NAS Awards Coastal Sustainability Studio $2.9 Million for Climate Change Research

lsu css nas grant

The National Academies of Sciences (NAS) awarded the LSU Coastal Sustainability Studio $2,936,000 in research funds for their project, “Inland from the Coast: A Multi-Scalar Approach to Regional Climate Change Responses.”

jeff carneyLed by Associate Professor Jeff Carney in the LSU School of Architecture, the LSU Coastal Sustainability Studio, or CSS, is a university-based research, design, and outreach organization that brings together disciplines that frequently work separately to intensively study and respond to issues of settlement, coastal restoration, flood protection, and the economy. Their NAS funded research seeks to improve understanding of inland-coastal environmental conditions and vulnerabilities, determine indicators of community health and wellbeing, and develop design and planning best practices for reducing risk and increasing adaptive capacity.

“Risks from sea level rise, land subsidence, and extreme weather are not limited to coastal areas but threaten entire regions from the coast inland,” Carney said. “Helping the Greater Baton Rouge region emerge more resilient from last year’s devastating floods will not only increase local health and wellbeing, but the resulting framework will be applicable to communities across the Gulf Coast and beyond.”

This project brings together faculty from 10 departments at Louisiana Sea Grant, University of New Orleans, and LSU, including CSS, the Center for Coastal Resiliency, the Life Course and Aging Center, and the Center for River Studies. Research findings will be put into practice through local partnerships with professional architects, engineers, landscape architects, planners, policy-makers, and community members.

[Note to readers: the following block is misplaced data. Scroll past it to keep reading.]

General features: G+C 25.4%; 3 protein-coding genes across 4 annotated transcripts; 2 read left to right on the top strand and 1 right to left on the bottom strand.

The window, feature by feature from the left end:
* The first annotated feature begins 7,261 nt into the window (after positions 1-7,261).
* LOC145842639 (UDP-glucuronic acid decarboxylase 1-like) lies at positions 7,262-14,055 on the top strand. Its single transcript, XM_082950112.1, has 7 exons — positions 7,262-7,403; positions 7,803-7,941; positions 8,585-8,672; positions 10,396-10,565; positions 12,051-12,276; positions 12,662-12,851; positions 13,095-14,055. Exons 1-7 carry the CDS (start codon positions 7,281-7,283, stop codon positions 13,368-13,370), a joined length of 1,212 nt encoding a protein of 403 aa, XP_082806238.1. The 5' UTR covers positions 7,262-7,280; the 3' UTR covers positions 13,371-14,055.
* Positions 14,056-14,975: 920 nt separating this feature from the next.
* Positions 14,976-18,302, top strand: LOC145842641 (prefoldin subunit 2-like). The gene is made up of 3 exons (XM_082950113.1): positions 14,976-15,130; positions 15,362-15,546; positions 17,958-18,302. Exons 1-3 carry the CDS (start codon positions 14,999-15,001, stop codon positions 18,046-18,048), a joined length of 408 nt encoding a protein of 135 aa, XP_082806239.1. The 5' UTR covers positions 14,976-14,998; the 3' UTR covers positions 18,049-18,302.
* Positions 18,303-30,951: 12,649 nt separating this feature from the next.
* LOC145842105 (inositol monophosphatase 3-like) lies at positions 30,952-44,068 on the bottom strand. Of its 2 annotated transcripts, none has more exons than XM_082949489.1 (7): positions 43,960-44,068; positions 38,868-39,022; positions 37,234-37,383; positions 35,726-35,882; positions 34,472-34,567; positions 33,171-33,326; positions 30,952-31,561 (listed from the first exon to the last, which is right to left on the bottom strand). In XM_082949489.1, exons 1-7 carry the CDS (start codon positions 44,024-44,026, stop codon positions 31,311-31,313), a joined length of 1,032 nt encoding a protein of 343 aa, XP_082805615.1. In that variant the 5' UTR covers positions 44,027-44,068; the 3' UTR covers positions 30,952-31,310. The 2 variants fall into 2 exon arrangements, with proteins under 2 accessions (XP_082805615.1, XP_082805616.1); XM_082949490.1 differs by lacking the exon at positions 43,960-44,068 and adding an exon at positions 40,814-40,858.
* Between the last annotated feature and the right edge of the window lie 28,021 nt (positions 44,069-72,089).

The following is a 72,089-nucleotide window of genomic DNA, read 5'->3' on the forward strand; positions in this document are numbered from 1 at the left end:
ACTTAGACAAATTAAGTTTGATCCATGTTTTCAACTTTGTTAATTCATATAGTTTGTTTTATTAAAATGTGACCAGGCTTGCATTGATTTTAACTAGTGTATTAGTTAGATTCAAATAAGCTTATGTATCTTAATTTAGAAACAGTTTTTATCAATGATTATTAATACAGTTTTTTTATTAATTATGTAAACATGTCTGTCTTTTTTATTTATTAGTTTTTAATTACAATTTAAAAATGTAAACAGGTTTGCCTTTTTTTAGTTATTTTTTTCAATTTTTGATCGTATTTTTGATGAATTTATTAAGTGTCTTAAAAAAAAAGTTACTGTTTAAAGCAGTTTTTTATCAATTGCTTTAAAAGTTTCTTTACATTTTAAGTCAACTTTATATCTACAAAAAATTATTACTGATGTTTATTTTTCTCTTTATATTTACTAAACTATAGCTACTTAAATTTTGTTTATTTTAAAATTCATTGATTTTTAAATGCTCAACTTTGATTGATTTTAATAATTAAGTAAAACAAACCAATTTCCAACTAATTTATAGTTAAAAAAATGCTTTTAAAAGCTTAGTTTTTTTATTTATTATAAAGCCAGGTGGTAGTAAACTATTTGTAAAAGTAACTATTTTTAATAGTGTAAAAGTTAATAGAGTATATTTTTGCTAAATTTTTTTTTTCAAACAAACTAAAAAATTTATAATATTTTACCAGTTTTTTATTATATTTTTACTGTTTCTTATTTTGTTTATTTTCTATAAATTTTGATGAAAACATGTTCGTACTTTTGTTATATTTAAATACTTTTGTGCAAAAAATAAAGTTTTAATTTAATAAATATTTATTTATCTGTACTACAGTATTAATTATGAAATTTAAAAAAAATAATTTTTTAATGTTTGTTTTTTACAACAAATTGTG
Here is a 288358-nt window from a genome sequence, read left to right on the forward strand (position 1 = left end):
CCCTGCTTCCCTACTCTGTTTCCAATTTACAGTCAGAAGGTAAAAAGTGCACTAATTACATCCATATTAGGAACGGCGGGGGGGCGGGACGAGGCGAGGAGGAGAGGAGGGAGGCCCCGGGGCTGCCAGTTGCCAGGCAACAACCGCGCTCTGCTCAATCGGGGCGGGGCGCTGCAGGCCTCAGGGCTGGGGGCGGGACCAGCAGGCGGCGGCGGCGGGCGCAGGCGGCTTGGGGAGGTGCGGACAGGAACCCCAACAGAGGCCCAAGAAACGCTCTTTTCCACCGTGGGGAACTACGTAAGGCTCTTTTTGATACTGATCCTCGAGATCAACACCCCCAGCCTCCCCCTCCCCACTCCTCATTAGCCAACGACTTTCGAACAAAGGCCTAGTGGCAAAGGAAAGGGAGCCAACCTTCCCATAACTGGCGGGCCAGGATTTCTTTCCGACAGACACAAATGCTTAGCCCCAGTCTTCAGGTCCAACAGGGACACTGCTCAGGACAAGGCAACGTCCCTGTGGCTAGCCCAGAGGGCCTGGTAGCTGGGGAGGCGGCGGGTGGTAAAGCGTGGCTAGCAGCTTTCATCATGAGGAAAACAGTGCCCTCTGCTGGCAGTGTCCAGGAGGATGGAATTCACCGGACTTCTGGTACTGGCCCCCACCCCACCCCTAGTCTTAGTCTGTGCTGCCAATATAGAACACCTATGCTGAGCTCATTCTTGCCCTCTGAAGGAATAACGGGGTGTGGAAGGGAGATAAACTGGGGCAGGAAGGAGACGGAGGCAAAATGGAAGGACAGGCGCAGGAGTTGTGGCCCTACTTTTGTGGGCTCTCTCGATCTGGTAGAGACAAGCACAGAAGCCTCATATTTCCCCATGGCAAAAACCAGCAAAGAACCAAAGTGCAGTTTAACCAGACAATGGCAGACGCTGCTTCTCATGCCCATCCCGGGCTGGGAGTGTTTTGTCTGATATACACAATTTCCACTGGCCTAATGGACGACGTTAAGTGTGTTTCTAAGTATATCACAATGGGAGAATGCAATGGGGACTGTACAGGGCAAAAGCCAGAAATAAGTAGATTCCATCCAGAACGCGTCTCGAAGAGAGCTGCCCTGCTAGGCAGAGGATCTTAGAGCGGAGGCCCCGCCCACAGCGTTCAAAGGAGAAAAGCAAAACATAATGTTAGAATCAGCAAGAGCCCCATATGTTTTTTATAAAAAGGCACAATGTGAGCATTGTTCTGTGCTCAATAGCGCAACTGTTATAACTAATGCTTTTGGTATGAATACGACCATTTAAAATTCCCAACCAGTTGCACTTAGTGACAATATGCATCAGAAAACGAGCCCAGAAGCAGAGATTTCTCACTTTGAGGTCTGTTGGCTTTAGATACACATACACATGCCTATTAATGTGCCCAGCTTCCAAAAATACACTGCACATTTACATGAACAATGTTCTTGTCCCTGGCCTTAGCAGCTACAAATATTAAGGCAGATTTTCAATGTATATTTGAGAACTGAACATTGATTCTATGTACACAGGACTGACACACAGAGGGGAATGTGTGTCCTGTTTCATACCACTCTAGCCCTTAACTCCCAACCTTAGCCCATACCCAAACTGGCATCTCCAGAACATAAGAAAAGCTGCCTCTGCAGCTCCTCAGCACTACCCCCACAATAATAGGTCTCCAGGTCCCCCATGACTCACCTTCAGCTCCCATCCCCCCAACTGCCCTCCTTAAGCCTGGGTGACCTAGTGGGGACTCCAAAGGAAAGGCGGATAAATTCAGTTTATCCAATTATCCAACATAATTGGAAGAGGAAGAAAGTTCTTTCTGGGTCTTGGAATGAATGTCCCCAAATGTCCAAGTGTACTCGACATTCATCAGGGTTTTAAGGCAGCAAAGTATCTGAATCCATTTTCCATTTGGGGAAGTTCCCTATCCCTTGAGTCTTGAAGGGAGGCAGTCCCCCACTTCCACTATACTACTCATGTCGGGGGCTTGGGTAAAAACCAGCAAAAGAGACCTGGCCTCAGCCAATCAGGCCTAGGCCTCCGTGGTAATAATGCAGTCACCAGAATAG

“The LSU Center for River Studies is an ideal spot to lead the modeling efforts on this important project. The combination of our modeling expertise and collaboration with the LSU Center for Coastal Resiliency to integrate coastal surge hydrodynamics in river flood modeling and our location on the Baton Rouge campus will ensure that our research and products are integrated into regional design and used to educate planners, engineers, decision-makers, and the general public,” said project collaborator Clint Willson, LSU Center for River Studies director and the Mike N. Dooley Professor in the Department of Civil & Environmental Engineering.

Gulf Coast communities face a variety of unique environmental stressors stemming from climate change and both natural- and human-caused disasters. In recent years, such events have included floods, droughts, hurricanes, sinking coastal areas, and the Deepwater Horizon oil spill. While adverse events are a major challenge for any community, the degree to which communities effectively respond and recover can differ significantly.

“From previous research in the wake of 2005 Hurricanes Katrina and Rita, we know that many people who live in coastal Louisiana are incredibly resilient and resourceful. However, resilience in the face of severe weather and its aftermath in the years after catastrophic environmental events is a complex phenomenon. We still have much to learn about the psychosocial variables within communities that have enabled generations to survive and thrive in this dynamic environment,” said project collaborator Katie Cherry, the director of the LSU Life Course and Aging Center and psychology professor.

“We are working with diverse Gulf communities to better understand their capacity to prepare for, withstand, and recover from acute and chronic adversity,” said Brian Quinn, associate vice president of Research-Evaluation-Learning at the Robert Wood Johnson Foundation. “For too many of us, our prospects for good health are limited by where we live. Whether it is vulnerability to environmental disasters or chronic poverty, we know that the confluence of the diverse factors that impact resilience are closely tied to health equity. Ultimately, we hope to uncover what nurtures resilience in our communities, which is essential to building a Culture of Health. We all benefit when we all have a fair shot to live the healthiest lives possible.”

Visit for more information about the Coastal Sustainability Studio.